Students get glimpse of career possibilities
By Phyllis Moore
Published in News on February 23, 2012 1:46 PM
John Vause, a retired STEM (science, technology, engineering and math) instructor, takes a photo of one the 14 new technology stations that are now integrated into the Norwayne Middle School tech classroom thanks to the Golden Leaf Foundation. Also with Vause are Andy Anderson, right, and County Commissioner Ray Mayo.
A high school student's goal is ultimately more than just accepting a diploma -- it's about having a well-paying and satisfying career.
And in that regard, it's never too early to make them aware of emerging or currently available opportunities right in their own backyard, says Dr. Steven Taylor, superintendent of Wayne County Public Schools.
So when grant money became available to fund a computer lab at Norwayne Middle School focused on skills needed in local industries, it was met with hearty approval.
The STEM -- science, technology, engineering and math -- learning center at the school was dedicated earlier this week, with area officials and representatives from industries like AAR and Cooper Standard on hand.
"We like to be on the cutting edge of what's going on," Taylor said, citing other initiatives in the district previously introduced, including the School of Engineering at Goldsboro High School and programs preparing students for the future.
"This learning center will allow middle grades students to complete relevant learning modules with 'real world' career applications. It is our hope that participating students will develop interests in STEM-related fields, as well as see the connection between the content they learn in their academic courses and the skills that are necessary to enter the workforce in various STEM areas."
The lab was made possible by the Golden LEAF Foundation's statewide grant program, which encourages the expansion of STEM education. The $350,000 award was announced in the fall, providing similar projects in Craven, Jones and Lenoir counties.
Paul Casey, technology teacher at the school, led the visiting dignitaries on a tour and demonstration of its features.
"The STEM Learning Center is a state-of-the-art lab that has 14 computer work stations designed to provide students with hands-on cooperative learning opportunities," explained Erlene Brogden, the district's director of career and technical education. "Students enrolled in the STEM classes will work together in groups and have the opportunity to learn about alternative energy, CADD, electricity, forensic science, robots, plastics and polymers, video production and much more.
"Students will also learn how these various areas are connected to careers in local industries."
The set-up is different from the typical classroom, said Mary Wilcox, representing Pitsco Education, the vendor which provided the technology equipment.
"This isn't taught in a lecture form," she said. "Students work in pairs at a work station. Each work station is a different job or industry area of focus that students learn STEM skills.
"The large focus is on technology, math and science but to experience real-life applications of why they need to know these skills."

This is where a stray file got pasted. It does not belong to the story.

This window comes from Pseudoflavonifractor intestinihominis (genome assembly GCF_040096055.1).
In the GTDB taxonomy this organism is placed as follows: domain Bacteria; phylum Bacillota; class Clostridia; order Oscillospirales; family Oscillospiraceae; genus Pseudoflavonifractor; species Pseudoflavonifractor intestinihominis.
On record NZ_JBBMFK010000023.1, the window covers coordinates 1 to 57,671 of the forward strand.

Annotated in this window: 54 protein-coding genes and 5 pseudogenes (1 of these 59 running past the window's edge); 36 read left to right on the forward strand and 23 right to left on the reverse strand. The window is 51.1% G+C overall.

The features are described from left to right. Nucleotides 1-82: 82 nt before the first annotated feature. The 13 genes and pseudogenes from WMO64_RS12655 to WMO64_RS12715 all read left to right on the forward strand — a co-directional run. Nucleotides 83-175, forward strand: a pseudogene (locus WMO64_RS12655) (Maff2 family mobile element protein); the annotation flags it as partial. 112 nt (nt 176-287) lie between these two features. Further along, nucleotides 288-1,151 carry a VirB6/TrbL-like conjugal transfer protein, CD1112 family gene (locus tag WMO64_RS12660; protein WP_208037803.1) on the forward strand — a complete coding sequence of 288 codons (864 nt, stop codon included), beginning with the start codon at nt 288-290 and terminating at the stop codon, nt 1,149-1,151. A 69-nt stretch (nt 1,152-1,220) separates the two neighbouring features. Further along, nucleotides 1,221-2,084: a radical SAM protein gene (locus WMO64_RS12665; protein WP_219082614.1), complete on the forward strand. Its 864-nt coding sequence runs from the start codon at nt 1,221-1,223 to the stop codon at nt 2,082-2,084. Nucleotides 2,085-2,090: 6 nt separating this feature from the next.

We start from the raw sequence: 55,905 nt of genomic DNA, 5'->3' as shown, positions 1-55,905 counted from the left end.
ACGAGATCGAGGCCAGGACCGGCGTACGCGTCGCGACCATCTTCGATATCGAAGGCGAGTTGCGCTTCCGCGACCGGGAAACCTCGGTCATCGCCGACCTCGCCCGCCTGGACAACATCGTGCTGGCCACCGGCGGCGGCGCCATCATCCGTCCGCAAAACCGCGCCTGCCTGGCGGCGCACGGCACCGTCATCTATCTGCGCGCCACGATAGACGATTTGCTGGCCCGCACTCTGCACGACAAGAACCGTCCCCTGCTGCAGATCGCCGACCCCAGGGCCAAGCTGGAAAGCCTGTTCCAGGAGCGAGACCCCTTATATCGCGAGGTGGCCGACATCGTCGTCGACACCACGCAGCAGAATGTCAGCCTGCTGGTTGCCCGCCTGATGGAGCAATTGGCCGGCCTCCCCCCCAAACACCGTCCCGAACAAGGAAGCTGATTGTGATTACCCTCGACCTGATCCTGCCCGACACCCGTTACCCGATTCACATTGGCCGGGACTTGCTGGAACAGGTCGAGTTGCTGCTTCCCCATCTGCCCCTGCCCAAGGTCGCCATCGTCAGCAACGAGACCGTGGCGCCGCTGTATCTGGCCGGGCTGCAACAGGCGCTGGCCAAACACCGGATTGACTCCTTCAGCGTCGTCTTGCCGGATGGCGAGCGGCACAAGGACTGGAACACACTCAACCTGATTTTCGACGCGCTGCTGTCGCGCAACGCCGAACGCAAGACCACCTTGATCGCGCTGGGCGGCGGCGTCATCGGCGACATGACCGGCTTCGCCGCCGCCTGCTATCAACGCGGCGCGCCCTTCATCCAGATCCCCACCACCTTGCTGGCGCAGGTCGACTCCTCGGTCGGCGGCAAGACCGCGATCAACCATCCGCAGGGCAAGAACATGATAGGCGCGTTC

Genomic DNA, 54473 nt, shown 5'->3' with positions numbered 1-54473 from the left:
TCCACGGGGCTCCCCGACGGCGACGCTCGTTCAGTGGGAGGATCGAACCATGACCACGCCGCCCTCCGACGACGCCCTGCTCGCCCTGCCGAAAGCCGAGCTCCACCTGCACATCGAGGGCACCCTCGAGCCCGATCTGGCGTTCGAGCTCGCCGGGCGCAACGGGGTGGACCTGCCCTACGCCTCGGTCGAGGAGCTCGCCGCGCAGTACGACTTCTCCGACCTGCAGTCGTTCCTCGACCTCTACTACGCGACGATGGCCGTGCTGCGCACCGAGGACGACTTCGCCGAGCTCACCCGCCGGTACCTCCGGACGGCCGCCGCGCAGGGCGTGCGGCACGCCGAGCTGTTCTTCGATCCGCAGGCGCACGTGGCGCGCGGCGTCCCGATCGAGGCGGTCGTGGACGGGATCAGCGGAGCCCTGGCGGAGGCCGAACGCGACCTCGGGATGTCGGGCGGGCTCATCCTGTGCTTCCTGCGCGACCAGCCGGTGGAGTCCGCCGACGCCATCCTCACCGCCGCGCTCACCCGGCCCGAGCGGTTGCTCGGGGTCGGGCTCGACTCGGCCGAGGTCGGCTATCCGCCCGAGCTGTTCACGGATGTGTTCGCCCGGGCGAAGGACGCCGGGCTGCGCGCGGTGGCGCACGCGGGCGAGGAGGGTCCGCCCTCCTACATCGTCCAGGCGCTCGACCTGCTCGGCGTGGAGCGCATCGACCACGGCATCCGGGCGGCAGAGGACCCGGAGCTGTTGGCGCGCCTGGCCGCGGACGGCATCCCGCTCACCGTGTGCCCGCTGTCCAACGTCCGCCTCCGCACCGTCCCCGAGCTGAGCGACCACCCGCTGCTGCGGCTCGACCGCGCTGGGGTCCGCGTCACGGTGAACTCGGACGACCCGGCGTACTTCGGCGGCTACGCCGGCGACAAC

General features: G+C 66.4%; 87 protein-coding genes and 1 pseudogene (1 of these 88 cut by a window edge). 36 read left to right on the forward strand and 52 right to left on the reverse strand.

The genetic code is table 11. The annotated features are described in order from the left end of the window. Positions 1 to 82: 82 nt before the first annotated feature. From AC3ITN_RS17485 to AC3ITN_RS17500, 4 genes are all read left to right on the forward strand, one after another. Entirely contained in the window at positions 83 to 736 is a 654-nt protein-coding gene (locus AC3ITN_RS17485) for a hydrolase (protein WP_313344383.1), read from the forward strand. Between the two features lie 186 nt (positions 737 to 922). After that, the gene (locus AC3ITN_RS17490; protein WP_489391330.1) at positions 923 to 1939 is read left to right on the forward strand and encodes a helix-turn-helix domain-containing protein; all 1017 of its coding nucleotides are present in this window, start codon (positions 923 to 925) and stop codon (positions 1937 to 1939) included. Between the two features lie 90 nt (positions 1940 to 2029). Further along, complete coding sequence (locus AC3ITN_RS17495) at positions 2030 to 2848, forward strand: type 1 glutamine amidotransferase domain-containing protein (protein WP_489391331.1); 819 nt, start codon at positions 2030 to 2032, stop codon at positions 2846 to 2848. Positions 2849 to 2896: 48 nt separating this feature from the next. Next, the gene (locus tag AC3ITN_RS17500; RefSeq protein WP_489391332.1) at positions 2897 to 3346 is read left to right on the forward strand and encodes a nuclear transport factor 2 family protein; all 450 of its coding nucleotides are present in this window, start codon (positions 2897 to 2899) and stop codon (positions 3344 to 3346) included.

It also incorporates a vital area in today's workforce -- soft skills, such as interviewing, communication and teamwork.
All module stations are set up with headphones, explained Casey, who said the option allows students to "listen along" to a tutorial. But beyond that, he said, it incorporates vocational classes into the regular core curriculum students are required to have.
"They learn about technology and reinforcing reading skills," he said. "Math and science are involved as well."
Another important component is the partnership it affords with local industries partners, like AAR, Cooper Standard Automotive, SPX Flow Technology and Balfour Beatty Rail Inc., which made the grant possible.
"We looked at skill sets we use in our facility, knowing this is something that we do every day," said Toby Lynch of AAR. "What I tried to do was pick out things that we use or people in our production area use every day in their job."
Betty Brock of Cooper Standard echoed the sentiment, saying her business deals with some "very sophisticated machines" and it's helpful when new hires have some background and knowledge about operating them.
Approximately 80 percent of Norwayne students are expected to take advantage of the STEM class while at the school. They have already begun to introduce students in grades 6, 7 and 8 to the program, Casey said.
"We got all the equipment back in October and finally during November we had everything set up, actually let the students start working in the modules," he said.
"What I'm hoping for this semester is students will get to go through at least nine rotations."
He explained that each station features several sessions for students to complete before moving on to another module. Not everyone will make it to all 14 modules, he said, which is why they offer a "sharing day," allowing students to hear from their classmates about other skill areas.
So far, the program has met with rousing success, Casey said.
"The kids are really excited when they come in, and I'm excited, too. They want to know, 'When do I get to cook hot dogs?'" he said, referring to one of the stations, which includes a solar hot dog cooker.